“Unfortunately this kind of thing is prevalent throughout the industry,” said Jason Della Rocca, executive director of the International Game Developers Assn. in San Francisco. “There are a handful of studios that put an emphasis on work-life balance, but those are few and far between.”
What irritated ea_spouse most, she said, was that Electronic Arts appeared to exploit her fiance’s love of video games. Like many now working in the industry, he grew up as part of the first generation to start playing video games at a young age.
“It’s so difficult, because we love the game industry,” ea_spouse said during an interview. “Games have been a part of our lives for so long.”
But, she said, “he hasn’t been home for dinner to stay for months. It’s a constant stress. I can’t see him suffer without suffering myself. I noticed a change in him. All his interests have gone away. He’s constantly on the verge of getting sick. He’s pale and unresponsive.”
For months, she kept a meticulous record of her fiance’s hours and work habits.
In neat handwriting, she jotted entries like “August 28, 2004 -- Going home early, 8:30 p.m.”
She acknowledged that both she and her fiance understood long hours came with the job. Neither, though, was prepared for what they said were weeks on end without a break. “They increased the mandatory hours to 9 a.m. to 10 p.m., six days a week,” ea_spouse said. “Then it went up to seven days. They were just so pompous about it.”
Part of the industry’s work ethic grows out of its early days when solo programmers regularly pulled all-nighters to bring their games to life.
“There’s a cowboy mentality and a bravado about working 60 to 80 hours a week, drinking Jolt Cola to stay awake and being a game development machine,” Della Rocca of the game developers association said. “Some companies exploit that and pressure people to work long hours. The implication is that if you’re not willing, there are 10 other people lined up outside ready to take your place.”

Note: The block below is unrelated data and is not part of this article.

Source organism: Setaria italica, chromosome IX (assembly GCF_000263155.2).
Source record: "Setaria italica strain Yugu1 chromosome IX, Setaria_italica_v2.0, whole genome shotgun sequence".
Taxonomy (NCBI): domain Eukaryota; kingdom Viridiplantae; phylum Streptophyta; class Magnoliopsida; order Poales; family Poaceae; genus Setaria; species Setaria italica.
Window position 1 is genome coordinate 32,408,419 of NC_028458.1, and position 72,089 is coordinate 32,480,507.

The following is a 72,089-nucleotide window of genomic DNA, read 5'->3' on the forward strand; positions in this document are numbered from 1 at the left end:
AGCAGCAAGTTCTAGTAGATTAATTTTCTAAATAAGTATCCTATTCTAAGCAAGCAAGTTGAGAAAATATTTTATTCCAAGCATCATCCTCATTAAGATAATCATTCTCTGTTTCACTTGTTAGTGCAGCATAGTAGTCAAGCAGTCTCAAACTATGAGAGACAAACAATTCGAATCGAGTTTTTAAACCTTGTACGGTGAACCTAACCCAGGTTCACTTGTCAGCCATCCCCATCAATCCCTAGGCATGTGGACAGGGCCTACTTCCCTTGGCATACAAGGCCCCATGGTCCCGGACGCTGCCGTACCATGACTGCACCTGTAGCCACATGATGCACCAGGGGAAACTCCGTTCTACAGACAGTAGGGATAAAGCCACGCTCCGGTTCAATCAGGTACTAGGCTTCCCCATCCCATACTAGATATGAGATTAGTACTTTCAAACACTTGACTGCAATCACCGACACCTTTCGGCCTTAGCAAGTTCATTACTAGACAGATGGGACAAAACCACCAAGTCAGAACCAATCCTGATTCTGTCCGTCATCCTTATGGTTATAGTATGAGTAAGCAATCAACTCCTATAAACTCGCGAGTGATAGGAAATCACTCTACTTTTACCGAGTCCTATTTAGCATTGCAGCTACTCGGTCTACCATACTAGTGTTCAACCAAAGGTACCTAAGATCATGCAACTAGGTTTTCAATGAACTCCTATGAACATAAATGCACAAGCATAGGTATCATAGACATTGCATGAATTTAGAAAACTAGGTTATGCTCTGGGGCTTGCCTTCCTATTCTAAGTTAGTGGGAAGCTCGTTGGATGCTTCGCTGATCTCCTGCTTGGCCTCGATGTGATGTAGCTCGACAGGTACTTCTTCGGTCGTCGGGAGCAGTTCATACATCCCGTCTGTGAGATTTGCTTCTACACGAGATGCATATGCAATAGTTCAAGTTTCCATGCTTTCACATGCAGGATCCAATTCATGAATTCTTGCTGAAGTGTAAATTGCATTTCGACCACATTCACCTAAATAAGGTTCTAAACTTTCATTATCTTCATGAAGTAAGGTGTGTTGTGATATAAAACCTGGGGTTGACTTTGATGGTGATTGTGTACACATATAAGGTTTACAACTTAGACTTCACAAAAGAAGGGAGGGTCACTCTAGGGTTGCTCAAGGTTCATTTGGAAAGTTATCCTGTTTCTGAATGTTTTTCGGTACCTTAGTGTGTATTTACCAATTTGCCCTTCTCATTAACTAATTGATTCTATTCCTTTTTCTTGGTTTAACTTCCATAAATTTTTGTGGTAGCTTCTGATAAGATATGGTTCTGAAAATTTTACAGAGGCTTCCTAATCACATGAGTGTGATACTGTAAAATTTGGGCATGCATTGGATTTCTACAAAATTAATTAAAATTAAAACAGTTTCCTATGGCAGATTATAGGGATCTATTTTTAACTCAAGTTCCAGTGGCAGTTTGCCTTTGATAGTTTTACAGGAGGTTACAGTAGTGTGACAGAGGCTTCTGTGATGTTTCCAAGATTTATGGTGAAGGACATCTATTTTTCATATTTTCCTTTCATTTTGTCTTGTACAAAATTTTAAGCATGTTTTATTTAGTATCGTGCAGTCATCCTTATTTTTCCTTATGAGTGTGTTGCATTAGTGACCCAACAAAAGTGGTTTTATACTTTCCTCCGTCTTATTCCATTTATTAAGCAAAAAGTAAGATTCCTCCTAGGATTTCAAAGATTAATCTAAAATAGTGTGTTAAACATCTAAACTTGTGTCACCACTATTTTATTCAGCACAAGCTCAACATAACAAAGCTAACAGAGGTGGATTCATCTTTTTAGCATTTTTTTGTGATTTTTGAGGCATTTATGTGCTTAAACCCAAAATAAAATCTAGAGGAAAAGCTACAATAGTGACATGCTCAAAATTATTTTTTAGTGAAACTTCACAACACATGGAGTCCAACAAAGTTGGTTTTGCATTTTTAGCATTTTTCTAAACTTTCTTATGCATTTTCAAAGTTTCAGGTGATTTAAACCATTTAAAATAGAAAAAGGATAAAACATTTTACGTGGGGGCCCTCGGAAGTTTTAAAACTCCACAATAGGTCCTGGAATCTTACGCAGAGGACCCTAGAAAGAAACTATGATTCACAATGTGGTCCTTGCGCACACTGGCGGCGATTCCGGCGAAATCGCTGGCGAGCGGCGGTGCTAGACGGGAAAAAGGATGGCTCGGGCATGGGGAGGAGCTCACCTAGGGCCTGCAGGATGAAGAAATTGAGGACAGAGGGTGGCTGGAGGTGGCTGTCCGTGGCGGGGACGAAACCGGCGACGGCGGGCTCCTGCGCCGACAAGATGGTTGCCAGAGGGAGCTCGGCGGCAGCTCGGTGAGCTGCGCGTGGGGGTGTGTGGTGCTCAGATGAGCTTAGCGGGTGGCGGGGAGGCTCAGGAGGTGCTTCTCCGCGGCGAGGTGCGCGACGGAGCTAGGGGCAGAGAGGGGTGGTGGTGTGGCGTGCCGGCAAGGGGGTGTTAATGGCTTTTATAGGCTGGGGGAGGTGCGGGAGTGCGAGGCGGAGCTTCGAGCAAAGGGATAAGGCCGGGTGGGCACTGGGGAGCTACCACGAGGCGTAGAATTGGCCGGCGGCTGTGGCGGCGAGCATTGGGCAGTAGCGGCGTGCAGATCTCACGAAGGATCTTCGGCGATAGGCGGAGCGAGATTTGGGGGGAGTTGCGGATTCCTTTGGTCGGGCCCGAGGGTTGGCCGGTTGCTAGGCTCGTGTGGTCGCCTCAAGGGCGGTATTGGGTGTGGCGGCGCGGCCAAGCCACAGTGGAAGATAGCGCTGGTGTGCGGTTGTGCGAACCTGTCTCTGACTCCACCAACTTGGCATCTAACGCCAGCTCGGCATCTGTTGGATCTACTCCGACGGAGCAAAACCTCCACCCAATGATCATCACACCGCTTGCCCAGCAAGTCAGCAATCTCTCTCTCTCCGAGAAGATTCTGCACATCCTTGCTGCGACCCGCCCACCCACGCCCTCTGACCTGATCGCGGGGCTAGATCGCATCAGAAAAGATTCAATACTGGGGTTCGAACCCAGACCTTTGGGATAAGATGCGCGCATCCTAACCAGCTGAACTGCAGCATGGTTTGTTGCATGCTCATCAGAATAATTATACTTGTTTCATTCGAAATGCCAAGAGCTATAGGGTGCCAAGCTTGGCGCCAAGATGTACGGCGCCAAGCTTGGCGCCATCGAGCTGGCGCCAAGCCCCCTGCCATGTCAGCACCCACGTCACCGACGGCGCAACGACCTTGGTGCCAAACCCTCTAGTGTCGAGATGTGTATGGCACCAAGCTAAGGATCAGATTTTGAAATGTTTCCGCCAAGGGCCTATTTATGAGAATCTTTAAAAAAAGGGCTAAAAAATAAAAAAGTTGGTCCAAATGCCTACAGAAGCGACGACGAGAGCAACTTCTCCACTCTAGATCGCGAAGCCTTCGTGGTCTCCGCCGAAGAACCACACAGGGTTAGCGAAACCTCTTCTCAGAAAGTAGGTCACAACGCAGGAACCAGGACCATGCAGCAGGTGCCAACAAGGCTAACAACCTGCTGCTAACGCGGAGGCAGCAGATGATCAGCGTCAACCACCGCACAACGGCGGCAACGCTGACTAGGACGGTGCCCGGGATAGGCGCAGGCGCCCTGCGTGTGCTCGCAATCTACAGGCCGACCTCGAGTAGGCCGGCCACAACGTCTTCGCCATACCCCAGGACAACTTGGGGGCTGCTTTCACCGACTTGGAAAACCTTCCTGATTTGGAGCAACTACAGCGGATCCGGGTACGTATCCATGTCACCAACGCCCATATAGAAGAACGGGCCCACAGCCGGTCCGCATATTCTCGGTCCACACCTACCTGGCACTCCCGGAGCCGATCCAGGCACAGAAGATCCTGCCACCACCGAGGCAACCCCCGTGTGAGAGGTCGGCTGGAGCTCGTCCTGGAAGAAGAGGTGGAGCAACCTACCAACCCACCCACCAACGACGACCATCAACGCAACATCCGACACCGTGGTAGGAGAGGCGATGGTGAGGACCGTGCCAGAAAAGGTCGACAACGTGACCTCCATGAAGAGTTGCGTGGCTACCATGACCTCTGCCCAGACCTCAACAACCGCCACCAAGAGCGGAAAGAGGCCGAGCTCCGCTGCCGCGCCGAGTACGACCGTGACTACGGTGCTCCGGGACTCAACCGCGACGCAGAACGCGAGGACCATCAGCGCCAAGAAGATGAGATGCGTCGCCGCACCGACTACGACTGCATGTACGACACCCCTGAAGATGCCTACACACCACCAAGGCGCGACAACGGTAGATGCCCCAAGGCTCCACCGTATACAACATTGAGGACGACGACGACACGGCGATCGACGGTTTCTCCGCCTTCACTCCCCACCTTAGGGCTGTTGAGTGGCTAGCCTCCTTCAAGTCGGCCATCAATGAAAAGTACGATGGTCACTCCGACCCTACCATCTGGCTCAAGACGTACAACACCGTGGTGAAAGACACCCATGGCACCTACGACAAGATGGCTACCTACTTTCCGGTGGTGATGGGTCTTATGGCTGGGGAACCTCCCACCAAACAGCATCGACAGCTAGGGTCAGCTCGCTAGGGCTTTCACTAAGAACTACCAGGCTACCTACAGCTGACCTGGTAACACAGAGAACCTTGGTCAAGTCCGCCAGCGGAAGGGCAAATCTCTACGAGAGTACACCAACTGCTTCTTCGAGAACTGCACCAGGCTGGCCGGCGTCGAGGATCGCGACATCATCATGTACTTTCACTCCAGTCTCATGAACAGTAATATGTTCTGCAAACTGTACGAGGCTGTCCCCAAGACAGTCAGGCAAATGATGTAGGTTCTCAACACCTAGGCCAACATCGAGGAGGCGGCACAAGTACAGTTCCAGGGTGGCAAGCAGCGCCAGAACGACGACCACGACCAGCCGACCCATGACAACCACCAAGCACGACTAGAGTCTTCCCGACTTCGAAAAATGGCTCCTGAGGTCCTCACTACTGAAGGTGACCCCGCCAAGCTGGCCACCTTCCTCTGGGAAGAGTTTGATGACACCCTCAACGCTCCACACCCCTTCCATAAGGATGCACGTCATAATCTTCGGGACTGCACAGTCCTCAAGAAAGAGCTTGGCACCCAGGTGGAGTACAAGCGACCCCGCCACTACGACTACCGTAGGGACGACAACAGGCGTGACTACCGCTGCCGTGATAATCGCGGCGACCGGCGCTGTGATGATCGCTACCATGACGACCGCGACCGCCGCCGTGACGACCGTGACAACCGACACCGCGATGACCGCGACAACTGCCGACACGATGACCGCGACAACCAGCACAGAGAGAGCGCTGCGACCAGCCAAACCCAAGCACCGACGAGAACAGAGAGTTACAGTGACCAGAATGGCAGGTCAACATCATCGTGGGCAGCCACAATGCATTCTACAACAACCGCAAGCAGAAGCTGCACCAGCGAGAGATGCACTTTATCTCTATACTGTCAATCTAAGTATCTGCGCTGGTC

The pressure on game publishers to churn out hits has increased too. Most big game publishers are publicly traded firms that have to meet ambitious Wall Street expectations. As games become more sophisticated, they can cost millions of dollars to produce. Also, many games are based on expensive movie licenses that limit publishers’ time to develop titles.
Some contrast the non-union game industry with the heavily unionized movie business, which often employs former game workers to produce digital special effects and computer animation work. The Walt Disney Co., DreamWorks Animation SKG Inc., and Warner Bros. have labor contracts that require them to pay overtime for every hour worked beyond 40 hours a week.
“In computer graphics for feature animation and television, pretty much everybody gets overtime,” said Steve Hulett, business representative for the Animation Guild, a union for television and movie animators. “The difference is that we have labor contracts covering motion picture work but the game industry is relatively new. And labor law is so badly written that they fall into a gray area.”
Indeed. Most programmers at EA are classified as salaried employees exempt from overtime pay. The lawsuit filed in July disputes that categorization, saying that game developers should be paid on an hourly basis because they don’t have managerial responsibilities.
Instead, many game companies lavish other goodies on their workers, mostly free food. For example, the flowers sent to ea_spouse were part of a company-paid effort to boost morale: Employees were given a card from a florist and told to pick from four bouquets to send to their wives or girlfriends.
“What got me mad was that the flowers were so random,” said ea_spouse, who still plans to marry the EA employee. “Instead of giving their workers time off, they try to buy them off with frivolous things. I didn’t want flowers. I wanted my fiance.”